Sole rubbers also vary in shape. They can be split between the toe and heel with no sole rubber in the arch, partially split with some rubber in the arch, or full-length with rubber extending the entire way from the toe to the heel. 

Below are some common sole rubbers found on climbing shoes and more details about their characteristics and best uses. 

Vibram XS Grip 2

This incredibly sticky rubber is used on many of the most sought-after aggressive climbing shoes. The Vibram XS Grip 2 provides consistent performance in a range of temperatures and offers a good balance between edging ability and precision on overhanging routes. 

Some shoes that use this rubber: La Sportiva Solution, Scarpa Drago 

Vibram XS Edge 

Designed for maximum support while sport climbing and bouldering, the Vibram XS Edge is stiffer than the Grip 2 rubber and provides a balance of grip, durability, and edging performance. The rubber maintains its shape even after hours of wear in both hot and cold temperatures and is well-suited to vertical climbs requiring additional support. 

Some shoes that use this rubber: Scarpa Vapor V, La Sportiva Katana Laces 

Stealth C4 

Five Ten’s Stealth C4 rubber is the main competitor of Vibram’s Grip 2. Many say the Stealth C4 is stickier than the Grip 2, but less durable. The rubber offers excellent edging and smearing and will stick to sandstone and granite amazingly well. 

Some shoes that use this rubber: Five Ten Anasazi Guide, Five Ten Rogue 

Trax SAS 

The Trax SAS rubber from Evolv is one of the most durable sole materials out there. Although it’s less sticky than Vibram’s Grip 2 and Five Ten’s Stealth C4, you’ll save money on resoling with shoes that use Trax SAS. Some say this rubber works better indoors than out, but others have noted its excellent performance on varied rock types and terrain outdoors as well as in the gym. 

Some shoes that use this rubber: Evolv Shaman, Evolv Oracle

Tensioning System

Each climbing shoe model is designed with a specific degree of heel tension in mind. This is achieved using specialized rand systems that often work in conjunction with the midsole to deliver the desired level of tension through the foot.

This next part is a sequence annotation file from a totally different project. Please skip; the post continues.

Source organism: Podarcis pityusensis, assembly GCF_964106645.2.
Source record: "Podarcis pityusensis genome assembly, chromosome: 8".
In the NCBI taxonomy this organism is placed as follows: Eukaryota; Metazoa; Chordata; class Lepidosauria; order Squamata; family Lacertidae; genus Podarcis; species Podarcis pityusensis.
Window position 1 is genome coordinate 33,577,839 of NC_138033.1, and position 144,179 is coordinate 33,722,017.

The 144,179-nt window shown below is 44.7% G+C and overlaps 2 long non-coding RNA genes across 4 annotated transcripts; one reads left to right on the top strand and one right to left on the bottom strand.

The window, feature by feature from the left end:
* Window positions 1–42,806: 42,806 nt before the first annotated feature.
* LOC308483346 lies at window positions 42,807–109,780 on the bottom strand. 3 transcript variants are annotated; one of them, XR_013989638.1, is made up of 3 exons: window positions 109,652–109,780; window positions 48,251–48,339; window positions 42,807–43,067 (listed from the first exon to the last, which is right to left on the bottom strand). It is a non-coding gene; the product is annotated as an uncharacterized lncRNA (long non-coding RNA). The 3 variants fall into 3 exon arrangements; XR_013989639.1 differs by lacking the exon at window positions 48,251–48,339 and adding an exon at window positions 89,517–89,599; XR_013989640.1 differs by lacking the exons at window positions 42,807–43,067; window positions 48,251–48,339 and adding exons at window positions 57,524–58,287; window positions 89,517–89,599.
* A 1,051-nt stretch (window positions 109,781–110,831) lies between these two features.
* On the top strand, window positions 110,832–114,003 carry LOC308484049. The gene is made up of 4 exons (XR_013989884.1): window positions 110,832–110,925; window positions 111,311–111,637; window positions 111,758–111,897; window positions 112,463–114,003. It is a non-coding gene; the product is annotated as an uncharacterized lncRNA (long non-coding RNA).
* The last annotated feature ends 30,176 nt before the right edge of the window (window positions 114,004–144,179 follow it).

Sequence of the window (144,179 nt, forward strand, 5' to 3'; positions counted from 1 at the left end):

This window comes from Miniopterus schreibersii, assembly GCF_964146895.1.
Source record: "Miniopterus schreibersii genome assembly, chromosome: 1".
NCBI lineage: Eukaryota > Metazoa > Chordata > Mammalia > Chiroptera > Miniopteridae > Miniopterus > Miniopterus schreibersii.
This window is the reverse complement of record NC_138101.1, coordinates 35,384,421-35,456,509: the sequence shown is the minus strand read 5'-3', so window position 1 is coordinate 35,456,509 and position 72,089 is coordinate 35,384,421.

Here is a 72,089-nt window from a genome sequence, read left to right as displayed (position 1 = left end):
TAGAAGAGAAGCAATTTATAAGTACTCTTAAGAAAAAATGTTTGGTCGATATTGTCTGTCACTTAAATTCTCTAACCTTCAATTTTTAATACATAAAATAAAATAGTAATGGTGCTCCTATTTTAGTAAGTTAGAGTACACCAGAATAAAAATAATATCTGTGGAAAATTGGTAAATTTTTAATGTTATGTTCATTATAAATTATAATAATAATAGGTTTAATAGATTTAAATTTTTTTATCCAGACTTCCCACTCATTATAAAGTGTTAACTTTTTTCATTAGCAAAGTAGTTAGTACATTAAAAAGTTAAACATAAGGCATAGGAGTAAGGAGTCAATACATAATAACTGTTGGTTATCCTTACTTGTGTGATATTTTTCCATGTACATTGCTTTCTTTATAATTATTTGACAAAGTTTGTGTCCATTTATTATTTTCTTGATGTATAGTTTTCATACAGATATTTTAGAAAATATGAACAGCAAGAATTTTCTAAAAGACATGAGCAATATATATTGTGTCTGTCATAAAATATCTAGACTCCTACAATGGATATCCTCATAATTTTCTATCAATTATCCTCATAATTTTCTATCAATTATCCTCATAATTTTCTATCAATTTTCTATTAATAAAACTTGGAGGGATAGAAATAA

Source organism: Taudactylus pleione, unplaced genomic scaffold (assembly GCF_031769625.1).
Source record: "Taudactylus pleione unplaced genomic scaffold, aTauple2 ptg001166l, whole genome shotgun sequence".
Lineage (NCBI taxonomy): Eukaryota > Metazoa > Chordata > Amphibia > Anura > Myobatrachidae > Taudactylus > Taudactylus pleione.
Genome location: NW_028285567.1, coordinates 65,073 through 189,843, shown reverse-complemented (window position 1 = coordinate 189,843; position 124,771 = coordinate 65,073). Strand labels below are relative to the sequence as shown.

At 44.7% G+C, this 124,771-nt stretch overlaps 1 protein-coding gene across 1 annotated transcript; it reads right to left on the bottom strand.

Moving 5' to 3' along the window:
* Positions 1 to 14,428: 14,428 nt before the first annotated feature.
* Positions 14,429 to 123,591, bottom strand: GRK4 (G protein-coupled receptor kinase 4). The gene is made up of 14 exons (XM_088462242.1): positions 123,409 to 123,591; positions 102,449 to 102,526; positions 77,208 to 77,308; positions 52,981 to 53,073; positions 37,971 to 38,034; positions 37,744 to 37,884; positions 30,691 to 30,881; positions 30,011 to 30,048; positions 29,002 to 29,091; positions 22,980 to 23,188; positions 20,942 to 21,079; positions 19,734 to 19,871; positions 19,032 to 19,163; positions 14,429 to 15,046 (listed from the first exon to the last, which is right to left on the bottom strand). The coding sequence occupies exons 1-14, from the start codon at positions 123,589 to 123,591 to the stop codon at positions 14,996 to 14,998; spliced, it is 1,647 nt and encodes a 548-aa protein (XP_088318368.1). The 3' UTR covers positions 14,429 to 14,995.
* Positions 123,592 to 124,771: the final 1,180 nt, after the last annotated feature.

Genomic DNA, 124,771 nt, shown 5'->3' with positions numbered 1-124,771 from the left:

A high degree of tension will take power from the entire foot and centralize it in the big toe for ultimate performance. Shoes with high tension also lock the heel in place to avoid slipping on heel hooks. 

For example, the Scarpa Mago uses the brand’s X-Tension System to support the forefoot and lock the heel in place, thereby driving maximum power through the big toe.  

In contrast, the Scarpa Vapor V uses the Bi-Tension rand, which connects to the heel rand and prevents the toes from scrunching up in the shoe. By pulling the toes back towards the heel, it decreases tension and toe pain without sacrificing precision and sensitivity. 

Now that we’ve covered the key components of climbing shoes in depth, let’s move on to several other features that are important to consider when choosing and fitting your climbing shoes. These include last, asymmetry, downturn, softness, and support. 

Last and Asymmetry 

The term “last” refers to the foot-shaped mold around which a climbing shoe is built. The last determines various characteristics of the shoe, including volume, asymmetry, width, overall shape, and stiffness.   

Climbing shoes are made in two main ways: 

  1. Board-lasted: The upper is attached to the bottom of a flexible, full-length board (usually made of paper fiber) that has been glued to the footbed. These shoes tend to be stiff, flat, and comfortable. As a result, they are good for all-day wear, beginners, and crack climbing. This method is not used very often by climbing shoe manufacturers.